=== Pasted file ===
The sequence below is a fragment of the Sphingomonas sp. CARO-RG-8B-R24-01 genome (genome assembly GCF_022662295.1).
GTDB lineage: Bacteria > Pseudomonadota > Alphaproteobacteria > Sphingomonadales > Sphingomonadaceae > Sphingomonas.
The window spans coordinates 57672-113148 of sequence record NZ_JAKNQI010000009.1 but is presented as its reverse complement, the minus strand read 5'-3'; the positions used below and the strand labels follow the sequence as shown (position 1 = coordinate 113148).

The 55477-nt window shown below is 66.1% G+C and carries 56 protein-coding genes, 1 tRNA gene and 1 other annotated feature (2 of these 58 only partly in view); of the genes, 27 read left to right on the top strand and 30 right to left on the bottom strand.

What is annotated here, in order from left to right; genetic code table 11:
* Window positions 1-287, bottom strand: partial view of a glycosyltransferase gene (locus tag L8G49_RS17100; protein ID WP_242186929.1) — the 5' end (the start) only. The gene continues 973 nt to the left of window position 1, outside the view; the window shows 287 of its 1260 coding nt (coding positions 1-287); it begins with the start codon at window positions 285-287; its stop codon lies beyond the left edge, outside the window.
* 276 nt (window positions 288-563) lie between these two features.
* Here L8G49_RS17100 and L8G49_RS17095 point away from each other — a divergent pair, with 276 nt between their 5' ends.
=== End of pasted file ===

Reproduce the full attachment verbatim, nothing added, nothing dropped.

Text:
The sequence below is a fragment of the Sphingomonas sp. CARO-RG-8B-R24-01 genome (genome assembly GCF_022662295.1).
GTDB lineage: Bacteria > Pseudomonadota > Alphaproteobacteria > Sphingomonadales > Sphingomonadaceae > Sphingomonas.
The window spans coordinates 57672-113148 of sequence record NZ_JAKNQI010000009.1 but is presented as its reverse complement, the minus strand read 5'-3'; the positions used below and the strand labels follow the sequence as shown (position 1 = coordinate 113148).

The 55477-nt window shown below is 66.1% G+C and carries 56 protein-coding genes, 1 tRNA gene and 1 other annotated feature (2 of these 58 only partly in view); of the genes, 27 read left to right on the top strand and 30 right to left on the bottom strand.

What is annotated here, in order from left to right; genetic code table 11:
* Window positions 1-287, bottom strand: partial view of a glycosyltransferase gene (locus tag L8G49_RS17100; protein ID WP_242186929.1) — the 5' end (the start) only. The gene continues 973 nt to the left of window position 1, outside the view; the window shows 287 of its 1260 coding nt (coding positions 1-287); it begins with the start codon at window positions 285-287; its stop codon lies beyond the left edge, outside the window.
* 276 nt (window positions 288-563) lie between these two features.
* Here L8G49_RS17100 and L8G49_RS17095 point away from each other — a divergent pair, with 276 nt between their 5' ends.